Banko Brown, a 24-year-old Black transgender man and community organizer with the Young Women’s Freedom Center, was tragically shot and killed outside a San Francisco Walgreens store last month.
On April 27, Brown was killed by a security guard who accused him of stealing $15 worth of candy. And what did the “justice system” do? It withheld the release of police statements and footage. Additionally, law enforcement let the security guard who killed him off the hook, claiming self-defense, even though Brown was unarmed.
Brown was a victim of homelessness for years. His tragic death has sparked public outcry and demands for justice.
Despite initial reports that the security guard, Michael Earl-Wayne Anthony, had acted in self-defense, it was later reported that Brown was unarmed. According to Mission Local, it is suspected that Anthony had followed Brown outside and shot him in the chest after kicking him out of the store. San Francisco District Attorney Brooke Jenkins initially declined to file charges against Anthony, but after public pressure grew, she changed course. Brooke stated that the investigation is ongoing and that she has not ruled out filing charges.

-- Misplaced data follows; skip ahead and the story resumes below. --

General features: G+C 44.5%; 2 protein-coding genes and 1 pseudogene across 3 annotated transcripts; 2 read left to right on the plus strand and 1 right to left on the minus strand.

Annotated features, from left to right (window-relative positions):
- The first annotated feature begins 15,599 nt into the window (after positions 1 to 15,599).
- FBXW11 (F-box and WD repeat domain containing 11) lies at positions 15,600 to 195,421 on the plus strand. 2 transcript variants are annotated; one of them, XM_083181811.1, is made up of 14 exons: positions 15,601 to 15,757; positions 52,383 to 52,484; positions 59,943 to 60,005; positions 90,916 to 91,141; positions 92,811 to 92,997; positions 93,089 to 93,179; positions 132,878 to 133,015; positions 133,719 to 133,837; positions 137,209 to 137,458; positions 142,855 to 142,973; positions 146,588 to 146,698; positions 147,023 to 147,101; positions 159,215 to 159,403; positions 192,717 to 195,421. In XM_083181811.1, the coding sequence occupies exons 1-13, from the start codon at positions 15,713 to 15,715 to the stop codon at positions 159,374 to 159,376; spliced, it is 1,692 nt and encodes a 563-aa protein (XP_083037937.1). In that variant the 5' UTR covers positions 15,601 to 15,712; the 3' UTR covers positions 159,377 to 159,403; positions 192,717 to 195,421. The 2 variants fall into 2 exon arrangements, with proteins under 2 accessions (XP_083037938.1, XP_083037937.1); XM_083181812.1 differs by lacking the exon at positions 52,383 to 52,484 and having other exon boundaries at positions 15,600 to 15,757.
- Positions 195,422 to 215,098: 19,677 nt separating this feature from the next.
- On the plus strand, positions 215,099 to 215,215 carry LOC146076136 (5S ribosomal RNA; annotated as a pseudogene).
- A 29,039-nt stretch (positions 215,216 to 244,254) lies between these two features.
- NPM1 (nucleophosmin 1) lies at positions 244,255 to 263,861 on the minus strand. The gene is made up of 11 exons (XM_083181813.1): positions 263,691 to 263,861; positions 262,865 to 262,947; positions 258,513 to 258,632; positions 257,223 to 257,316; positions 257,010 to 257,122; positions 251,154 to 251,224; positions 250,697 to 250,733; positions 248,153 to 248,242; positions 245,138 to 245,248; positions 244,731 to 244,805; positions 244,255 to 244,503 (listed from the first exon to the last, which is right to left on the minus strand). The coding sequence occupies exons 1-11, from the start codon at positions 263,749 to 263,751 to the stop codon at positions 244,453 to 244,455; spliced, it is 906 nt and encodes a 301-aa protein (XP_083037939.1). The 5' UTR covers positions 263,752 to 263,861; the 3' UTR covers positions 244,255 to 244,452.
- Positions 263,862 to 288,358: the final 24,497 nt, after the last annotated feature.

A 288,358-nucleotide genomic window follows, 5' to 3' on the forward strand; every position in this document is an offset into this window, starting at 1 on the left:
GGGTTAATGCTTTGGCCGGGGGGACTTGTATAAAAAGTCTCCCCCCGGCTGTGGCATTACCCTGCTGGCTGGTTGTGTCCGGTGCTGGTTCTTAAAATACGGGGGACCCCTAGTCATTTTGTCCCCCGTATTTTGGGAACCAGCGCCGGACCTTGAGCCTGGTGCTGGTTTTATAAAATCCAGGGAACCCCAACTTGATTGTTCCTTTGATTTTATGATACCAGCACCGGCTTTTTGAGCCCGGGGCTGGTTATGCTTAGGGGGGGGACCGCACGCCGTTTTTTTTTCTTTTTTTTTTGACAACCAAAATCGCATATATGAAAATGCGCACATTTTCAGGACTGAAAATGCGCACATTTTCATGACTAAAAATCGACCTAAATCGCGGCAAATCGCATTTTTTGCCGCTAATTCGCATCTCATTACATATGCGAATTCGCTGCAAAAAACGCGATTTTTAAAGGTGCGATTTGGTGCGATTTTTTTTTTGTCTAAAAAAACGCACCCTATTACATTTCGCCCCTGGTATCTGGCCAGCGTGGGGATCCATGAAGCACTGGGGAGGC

On Tuesday evening, San Francisco supervisors unanimously passed a resolution urging Jenkins and the San Francisco Police Department to release police reports, witness accounts and video footage related to the killing of Brown. City residents also made impassioned pleas for the release of videos during public comment at the supervisors’ meeting before the vote.
The resolution was seen as a unifying force between the city’s progressive and moderate factions. Board of Supervisors President Aaron Peskin stated that Banko’s killing was a “beyond tragic” situation that demanded transparency and accountability. In addition, Peskin also refuted allegations made by Jenkins that the resolution interferes with an active investigation.
The killing of Banko Brown highlights the systemic violence and discrimination faced by Black transgender people, particularly those who are unhoused and living in poverty. As Julia Arroyo, co-executive director of the Young Women’s Freedom Center, noted, “We proved to this Black trans young man…that he was not safe. He was not safe to go inside of that store.” It is a heavy reminder of the urgent need for structural change to address these major issues of homelessness, poverty and transphobia in the Black community.
Clarity and accountability are what the public demands in the killing of Banko Brown, seeking the release of all video footage and evidence related to this case in order for the victim to get the justice he deserves.
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Justice For Banko Brown: San Francisco Shooting Of Black Trans Man Goes Unpunished was originally published on newsone.com
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